The focal point of almost all security teams, whether cyber or physical, is traffic. Who is entering the bank or the store? Who is coming into your network? Who is visiting the company website? Two important tips for all security professionals to keep in mind are, according to Stephen Northcutt, president of The SANS Technology Institute, to “First, configure the system and network correctly and keep it that way. Because this is impossible to do perfectly, the second key to information assurance is to know the traffic coming into and out of your network” (CSO, 2011).
With the recent surge in mobile banking, keeping track of fraudsters has become more slippery. Malware, short for malicious software, is created by fraudsters to permeate itself into mobile phone banking and steal user information. How can banks keep up to prevent malware from infiltrating their security systems? Solutions for this were covered recently in a webinar by Trusteer, a secure web access service, titled, “How Cyber Criminals are Bypassing Advanced Authentication and Fraud Prevention Tools.”
Fraudsters often use malware to collect a reference numbers that are sent by banks to users via SMS (text message). A common attack flow can go something like this:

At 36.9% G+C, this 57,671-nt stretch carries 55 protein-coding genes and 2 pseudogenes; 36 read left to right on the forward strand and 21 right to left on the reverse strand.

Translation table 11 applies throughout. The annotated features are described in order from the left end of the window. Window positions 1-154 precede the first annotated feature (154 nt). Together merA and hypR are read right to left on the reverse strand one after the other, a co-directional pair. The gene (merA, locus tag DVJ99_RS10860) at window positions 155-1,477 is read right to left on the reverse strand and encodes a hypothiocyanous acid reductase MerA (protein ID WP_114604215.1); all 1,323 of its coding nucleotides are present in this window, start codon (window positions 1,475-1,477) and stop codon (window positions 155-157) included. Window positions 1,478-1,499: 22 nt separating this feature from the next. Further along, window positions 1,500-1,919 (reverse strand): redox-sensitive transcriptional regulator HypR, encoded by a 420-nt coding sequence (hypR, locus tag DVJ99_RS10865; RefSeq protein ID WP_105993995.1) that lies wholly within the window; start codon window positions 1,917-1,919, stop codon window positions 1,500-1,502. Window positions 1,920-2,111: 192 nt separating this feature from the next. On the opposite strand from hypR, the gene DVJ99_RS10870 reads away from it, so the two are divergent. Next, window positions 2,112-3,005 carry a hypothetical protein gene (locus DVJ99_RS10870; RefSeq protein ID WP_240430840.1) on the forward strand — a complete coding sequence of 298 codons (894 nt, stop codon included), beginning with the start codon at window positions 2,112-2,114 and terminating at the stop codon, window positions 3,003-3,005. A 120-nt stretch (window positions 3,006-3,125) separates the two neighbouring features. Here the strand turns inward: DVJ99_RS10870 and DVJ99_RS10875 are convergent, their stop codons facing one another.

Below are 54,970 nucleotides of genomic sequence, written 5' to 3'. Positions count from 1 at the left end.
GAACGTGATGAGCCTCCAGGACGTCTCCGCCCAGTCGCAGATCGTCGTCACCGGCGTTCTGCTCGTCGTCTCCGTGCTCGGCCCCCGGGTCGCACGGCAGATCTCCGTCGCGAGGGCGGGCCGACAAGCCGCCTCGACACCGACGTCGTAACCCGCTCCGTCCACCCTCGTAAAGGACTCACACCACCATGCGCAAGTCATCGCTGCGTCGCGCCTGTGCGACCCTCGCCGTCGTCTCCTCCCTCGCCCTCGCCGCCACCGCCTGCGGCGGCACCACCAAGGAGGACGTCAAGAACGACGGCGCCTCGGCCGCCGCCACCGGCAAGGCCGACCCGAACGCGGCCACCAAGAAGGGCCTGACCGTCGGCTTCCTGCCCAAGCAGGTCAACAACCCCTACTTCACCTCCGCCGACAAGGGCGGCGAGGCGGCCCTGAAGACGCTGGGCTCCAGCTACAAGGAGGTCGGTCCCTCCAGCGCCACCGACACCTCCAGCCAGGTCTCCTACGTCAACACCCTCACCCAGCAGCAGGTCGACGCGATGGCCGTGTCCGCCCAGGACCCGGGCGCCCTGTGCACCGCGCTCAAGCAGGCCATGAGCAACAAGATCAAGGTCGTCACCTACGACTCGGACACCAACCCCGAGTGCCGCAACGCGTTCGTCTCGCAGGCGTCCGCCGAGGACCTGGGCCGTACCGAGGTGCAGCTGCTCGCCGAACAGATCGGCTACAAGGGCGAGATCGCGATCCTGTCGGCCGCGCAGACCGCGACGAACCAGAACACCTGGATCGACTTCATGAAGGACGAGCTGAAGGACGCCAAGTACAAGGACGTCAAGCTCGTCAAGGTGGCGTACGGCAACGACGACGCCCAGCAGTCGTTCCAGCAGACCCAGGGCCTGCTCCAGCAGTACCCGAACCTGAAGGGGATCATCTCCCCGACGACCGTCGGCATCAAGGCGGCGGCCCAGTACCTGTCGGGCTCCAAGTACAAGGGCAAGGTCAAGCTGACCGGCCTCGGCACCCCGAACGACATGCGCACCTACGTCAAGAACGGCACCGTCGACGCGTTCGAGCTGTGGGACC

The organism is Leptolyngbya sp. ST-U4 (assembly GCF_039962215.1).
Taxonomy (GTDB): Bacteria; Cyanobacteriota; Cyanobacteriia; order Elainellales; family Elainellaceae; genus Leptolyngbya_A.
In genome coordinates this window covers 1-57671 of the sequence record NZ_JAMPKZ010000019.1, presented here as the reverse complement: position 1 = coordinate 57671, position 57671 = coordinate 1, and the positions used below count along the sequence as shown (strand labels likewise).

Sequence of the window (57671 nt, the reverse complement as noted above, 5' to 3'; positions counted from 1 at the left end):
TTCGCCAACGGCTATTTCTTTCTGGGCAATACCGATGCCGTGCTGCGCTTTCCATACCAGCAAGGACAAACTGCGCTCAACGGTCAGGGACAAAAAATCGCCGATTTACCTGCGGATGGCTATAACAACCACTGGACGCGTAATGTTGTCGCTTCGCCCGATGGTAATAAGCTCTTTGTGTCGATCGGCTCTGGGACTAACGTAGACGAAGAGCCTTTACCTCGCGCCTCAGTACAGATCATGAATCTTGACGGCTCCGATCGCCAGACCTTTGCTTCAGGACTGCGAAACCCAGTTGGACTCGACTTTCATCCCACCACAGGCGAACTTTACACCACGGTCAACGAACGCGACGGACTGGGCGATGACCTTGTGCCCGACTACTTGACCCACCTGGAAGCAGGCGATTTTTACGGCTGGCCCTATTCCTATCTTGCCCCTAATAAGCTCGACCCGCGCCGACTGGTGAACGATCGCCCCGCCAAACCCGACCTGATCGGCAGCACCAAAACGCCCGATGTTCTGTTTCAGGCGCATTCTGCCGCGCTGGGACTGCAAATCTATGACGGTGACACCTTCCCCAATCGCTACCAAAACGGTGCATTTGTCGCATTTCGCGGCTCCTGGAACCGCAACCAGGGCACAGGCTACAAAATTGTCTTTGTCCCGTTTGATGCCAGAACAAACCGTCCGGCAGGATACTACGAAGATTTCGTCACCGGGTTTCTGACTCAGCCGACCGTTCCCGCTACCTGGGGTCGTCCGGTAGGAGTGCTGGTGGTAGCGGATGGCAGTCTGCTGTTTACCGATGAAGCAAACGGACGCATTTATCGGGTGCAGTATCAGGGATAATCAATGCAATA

1. A mobile banking user will attempt to log in.
2. The malware presents a fake re-calibration screen to the user that has been created by the fraudster.
3. The user will be then asked to enter the following information into the calibration device:
•The 1st calibration number – which is the destination account.
•The 2nd calibration number – which is the amount.
4. The transaction signing device will then return an authentication code.
5. The mobile banking user then enters data into the fraudster’s website.
6. Now the user has just unknowingly authorized a money transfer to the fraudster (Trusteer, 2011)
According to Trusteer, many technology approaches to preventing malware aren’t very effective. For instance, many anti-virus programs are signature based and have a small chance at being able to detect the malicious software. Behavioral analytics can be tricked by malware that is programmed to mimic human behavior; also it has been known to send out false positives. Static browsers can be used, but they are non-adaptive – making them susceptible to attack.
Malware creators have the ability to quickly adapt to new security measures, therefore solutions must be able to evolve just as quickly. Having operative intelligence of who entering and exiting the network is extremely important as well as developing solutions that are advanced and adaptive in order to stay ahead of malware attacks.